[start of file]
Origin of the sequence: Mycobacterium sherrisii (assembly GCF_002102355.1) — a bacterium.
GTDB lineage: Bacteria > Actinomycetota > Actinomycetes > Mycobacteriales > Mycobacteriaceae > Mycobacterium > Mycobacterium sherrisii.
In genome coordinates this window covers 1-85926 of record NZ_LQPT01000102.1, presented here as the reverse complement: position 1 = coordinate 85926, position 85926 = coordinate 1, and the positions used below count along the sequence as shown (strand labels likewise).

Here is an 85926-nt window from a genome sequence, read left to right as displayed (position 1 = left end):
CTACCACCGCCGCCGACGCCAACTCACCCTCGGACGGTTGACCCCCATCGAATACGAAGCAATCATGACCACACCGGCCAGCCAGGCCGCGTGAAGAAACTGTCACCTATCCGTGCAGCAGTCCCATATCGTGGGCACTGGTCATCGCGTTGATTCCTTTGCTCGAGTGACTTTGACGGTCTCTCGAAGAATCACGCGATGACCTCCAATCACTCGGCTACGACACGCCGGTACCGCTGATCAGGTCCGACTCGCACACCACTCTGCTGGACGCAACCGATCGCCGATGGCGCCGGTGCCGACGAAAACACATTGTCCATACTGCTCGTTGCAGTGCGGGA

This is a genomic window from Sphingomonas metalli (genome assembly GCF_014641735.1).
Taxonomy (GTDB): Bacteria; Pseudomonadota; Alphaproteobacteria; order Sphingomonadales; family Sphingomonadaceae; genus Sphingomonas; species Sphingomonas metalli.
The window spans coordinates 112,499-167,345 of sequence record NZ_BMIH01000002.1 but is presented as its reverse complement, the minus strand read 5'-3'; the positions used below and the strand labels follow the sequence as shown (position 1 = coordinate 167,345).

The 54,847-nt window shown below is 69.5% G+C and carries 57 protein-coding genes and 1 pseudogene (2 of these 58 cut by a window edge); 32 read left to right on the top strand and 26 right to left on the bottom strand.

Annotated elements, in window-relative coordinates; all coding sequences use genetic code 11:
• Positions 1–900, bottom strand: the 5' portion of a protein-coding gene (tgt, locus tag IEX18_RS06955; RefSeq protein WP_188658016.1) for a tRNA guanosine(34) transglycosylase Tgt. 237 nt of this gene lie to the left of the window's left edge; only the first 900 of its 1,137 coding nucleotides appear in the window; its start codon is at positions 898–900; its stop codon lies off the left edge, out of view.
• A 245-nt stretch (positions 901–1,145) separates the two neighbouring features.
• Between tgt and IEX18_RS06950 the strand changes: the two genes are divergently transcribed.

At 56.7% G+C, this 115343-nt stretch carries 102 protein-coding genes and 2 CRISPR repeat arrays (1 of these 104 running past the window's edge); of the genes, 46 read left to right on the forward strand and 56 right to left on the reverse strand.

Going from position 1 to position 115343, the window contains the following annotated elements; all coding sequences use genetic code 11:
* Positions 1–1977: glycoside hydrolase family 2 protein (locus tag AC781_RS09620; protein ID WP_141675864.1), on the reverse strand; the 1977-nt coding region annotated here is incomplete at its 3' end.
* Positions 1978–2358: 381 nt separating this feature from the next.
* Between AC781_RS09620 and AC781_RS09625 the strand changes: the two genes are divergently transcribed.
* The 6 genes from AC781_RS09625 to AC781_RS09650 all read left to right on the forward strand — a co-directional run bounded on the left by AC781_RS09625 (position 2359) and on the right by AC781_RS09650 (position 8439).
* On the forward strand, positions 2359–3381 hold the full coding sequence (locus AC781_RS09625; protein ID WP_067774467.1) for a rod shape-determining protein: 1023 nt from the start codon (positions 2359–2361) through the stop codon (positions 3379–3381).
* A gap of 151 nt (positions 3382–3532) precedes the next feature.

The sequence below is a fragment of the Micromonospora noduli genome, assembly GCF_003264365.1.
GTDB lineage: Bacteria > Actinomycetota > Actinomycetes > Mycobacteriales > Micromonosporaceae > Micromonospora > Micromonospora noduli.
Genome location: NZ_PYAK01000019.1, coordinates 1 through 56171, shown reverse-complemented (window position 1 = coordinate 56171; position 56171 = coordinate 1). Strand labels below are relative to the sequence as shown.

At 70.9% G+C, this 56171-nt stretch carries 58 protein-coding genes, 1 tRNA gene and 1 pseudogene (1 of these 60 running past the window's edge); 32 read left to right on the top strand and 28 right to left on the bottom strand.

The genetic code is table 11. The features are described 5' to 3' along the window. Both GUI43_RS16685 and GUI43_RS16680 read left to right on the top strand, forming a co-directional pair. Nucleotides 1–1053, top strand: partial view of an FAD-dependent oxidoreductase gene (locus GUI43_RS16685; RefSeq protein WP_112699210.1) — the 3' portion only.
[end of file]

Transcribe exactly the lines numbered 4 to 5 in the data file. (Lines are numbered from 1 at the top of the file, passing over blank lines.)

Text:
Here is an 85926-nt window from a genome sequence, read left to right as displayed (position 1 = left end):
CTACCACCGCCGCCGACGCCAACTCACCCTCGGACGGTTGACCCCCATCGAATACGAAGCAATCATGACCACACCGGCCAGCCAGGCCGCGTGAAGAAACTGTCACCTATCCGTGCAGCAGTCCCATATCGTGGGCACTGGTCATCGCGTTGATTCCTTTGCTCGAGTGACTTTGACGGTCTCTCGAAGAATCACGCGATGACCTCCAATCACTCGGCTACGACACGCCGGTACCGCTGATCAGGTCCGACTCGCACACCACTCTGCTGGACGCAACCGATCGCCGATGGCGCCGGTGCCGACGAAAACACATTGTCCATACTGCTCGTTGCAGTGCGGGA